It is not often the FBI is brought in to investigate a construction dispute regarding design, delay, and cost overruns. However, this is exactly what has happened on the taxpayer-funded baseball stadium project in Hartford, Conn. for the Colorado Rockies’ Double-A team, the Hartford Yard Goats. (more…)
A United States district court in Alabama recently dismissed an owner’s claim for indemnity against a contractor based on Alabama’s statute of repose. The indemnity claim arose out of a 2014 accident on an escalator built in 1997. (more…)
Drone usage on construction projects is ready to take off. With recent enhancements in performance and capability, it will soon be hard to imagine a large construction project without drones playing some role. (more…)
A massive tax increase on contractors located and doing business in the City of Birmingham, Alabama, has been avoided, but recent amendments that go into effect January 1, 2016, still present significant increases and changes to the old business license tax. (more…)
A New Jersey court recently reversed a variance issued by a zoning board to a building designed to achieve LEED Gold certification. The owner of the planned office building sought and obtained site plan approval and a height variance from the zoning board. Among other things, the zoning board found that the landscaping plan “conserves natural resources and prevents degradation of the environment,” that the site plan fulfilled planning goals of reducing impervious coverage, and that achieving the LEED Gold standard for energy use, recycling and waste disposal “promotes the [land use law’s] purpose of promoting utilization of renewable energy resources.” (more…)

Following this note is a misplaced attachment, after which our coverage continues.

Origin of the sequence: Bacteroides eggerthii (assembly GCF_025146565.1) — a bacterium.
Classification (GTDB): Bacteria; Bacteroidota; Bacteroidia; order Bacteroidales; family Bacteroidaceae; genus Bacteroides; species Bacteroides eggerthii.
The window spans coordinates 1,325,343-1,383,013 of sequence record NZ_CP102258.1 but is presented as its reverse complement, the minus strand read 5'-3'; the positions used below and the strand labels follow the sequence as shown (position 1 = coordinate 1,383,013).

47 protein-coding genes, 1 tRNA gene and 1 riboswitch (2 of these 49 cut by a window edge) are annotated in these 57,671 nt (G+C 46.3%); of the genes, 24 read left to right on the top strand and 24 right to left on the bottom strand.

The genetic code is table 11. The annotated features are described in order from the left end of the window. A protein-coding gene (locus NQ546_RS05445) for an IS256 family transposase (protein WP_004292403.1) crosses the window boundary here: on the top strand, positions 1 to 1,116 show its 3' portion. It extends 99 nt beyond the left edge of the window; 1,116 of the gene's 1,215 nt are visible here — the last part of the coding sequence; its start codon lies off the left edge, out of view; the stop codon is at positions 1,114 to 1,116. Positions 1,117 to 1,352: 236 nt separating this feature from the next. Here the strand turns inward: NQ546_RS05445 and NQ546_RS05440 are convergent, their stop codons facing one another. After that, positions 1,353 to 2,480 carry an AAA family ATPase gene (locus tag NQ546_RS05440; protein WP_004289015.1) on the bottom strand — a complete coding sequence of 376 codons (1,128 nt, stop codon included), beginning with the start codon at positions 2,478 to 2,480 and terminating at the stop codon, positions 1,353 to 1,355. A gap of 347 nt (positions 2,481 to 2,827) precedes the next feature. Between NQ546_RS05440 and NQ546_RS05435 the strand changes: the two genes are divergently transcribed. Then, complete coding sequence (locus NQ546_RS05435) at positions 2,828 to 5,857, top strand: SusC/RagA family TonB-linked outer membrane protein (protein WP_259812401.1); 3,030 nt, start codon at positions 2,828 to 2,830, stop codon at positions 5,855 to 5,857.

Effective January 1, 2016, Alabama will have a new non-compete and non-solicitation law. Non-compete and non-solicitation agreements are used throughout the construction industry, particularly with owners, salespeople, and upper management. (more…)
The U.S. Court of Appeals for the Eleventh Circuit has issued an important opinion that is good for contractors making claims on general liability policies, and not so good for the insurers issuing those policies. Specifically, the Eleventh Circuit reversed the District Court’s decision in favor of the insurer, and directed that judgment be entered in favor of the contractor establishing that the insurer was obligated to satisfy a $350,000 judgment entered against the contractor and in favor of the property owner in a separate lawsuit. (more…)
In the March issue of the Georgia Utility Contractors Association, Inc.‘s Underground Connection, Fielder Martin wrote about the need to level the playing field between a contractor’s lien rights and a lender’s security interest.